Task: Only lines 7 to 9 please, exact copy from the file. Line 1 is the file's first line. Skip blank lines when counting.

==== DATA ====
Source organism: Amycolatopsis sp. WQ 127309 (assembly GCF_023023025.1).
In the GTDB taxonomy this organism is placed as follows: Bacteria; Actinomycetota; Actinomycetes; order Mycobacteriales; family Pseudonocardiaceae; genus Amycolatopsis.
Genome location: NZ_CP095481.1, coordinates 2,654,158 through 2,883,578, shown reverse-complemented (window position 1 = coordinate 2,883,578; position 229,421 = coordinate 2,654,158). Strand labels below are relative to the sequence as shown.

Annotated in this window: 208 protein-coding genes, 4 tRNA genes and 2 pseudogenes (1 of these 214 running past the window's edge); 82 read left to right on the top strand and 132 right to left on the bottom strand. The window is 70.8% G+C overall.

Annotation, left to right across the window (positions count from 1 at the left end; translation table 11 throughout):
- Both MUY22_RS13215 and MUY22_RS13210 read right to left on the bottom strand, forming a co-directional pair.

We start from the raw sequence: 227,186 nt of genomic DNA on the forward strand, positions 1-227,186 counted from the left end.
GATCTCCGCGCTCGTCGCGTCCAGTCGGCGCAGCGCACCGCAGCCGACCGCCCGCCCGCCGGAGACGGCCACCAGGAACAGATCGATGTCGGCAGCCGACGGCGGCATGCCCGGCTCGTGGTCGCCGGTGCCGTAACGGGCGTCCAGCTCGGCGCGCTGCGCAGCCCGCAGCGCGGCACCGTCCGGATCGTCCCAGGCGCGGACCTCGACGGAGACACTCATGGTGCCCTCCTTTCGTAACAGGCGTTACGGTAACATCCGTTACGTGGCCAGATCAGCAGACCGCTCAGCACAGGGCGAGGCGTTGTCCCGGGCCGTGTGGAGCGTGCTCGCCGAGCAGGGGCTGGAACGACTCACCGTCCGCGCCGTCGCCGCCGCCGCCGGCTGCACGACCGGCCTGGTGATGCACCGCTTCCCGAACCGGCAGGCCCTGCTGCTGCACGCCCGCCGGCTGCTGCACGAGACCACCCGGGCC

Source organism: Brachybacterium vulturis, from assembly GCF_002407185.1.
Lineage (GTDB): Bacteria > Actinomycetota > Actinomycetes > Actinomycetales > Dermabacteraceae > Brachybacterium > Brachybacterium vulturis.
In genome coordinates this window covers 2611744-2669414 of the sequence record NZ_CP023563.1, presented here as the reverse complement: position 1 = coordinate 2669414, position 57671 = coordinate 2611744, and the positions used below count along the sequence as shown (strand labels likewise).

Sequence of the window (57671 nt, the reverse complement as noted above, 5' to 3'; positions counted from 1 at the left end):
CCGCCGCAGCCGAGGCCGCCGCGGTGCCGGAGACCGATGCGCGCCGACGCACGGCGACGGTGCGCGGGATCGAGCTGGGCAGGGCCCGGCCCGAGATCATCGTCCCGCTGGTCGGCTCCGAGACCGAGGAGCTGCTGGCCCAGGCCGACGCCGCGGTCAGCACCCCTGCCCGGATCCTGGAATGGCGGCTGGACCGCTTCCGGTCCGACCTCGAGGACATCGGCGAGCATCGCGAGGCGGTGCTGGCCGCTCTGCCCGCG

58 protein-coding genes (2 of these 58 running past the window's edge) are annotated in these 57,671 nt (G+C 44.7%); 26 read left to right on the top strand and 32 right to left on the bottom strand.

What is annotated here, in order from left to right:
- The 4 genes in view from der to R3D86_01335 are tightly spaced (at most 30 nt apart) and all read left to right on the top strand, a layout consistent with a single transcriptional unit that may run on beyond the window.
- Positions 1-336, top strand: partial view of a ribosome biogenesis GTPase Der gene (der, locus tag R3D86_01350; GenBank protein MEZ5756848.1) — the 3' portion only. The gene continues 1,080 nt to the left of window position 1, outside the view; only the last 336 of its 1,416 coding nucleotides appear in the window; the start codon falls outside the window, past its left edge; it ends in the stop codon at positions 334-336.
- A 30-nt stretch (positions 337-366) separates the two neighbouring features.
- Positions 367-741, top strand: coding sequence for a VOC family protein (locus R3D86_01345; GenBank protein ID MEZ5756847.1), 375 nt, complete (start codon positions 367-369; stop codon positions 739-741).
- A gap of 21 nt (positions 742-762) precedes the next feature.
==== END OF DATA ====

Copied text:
We start from the raw sequence: 227,186 nt of genomic DNA on the forward strand, positions 1-227,186 counted from the left end.
GATCTCCGCGCTCGTCGCGTCCAGTCGGCGCAGCGCACCGCAGCCGACCGCCCGCCCGCCGGAGACGGCCACCAGGAACAGATCGATGTCGGCAGCCGACGGCGGCATGCCCGGCTCGTGGTCGCCGGTGCCGTAACGGGCGTCCAGCTCGGCGCGCTGCGCAGCCCGCAGCGCGGCACCGTCCGGATCGTCCCAGGCGCGGACCTCGACGGAGACACTCATGGTGCCCTCCTTTCGTAACAGGCGTTACGGTAACATCCGTTACGTGGCCAGATCAGCAGACCGCTCAGCACAGGGCGAGGCGTTGTCCCGGGCCGTGTGGAGCGTGCTCGCCGAGCAGGGGCTGGAACGACTCACCGTCCGCGCCGTCGCCGCCGCCGCCGGCTGCACGACCGGCCTGGTGATGCACCGCTTCCCGAACCGGCAGGCCCTGCTGCTGCACGCCCGCCGGCTGCTGCACGAGACCACCCGGGCC

Source organism: Brachybacterium vulturis, from assembly GCF_002407185.1.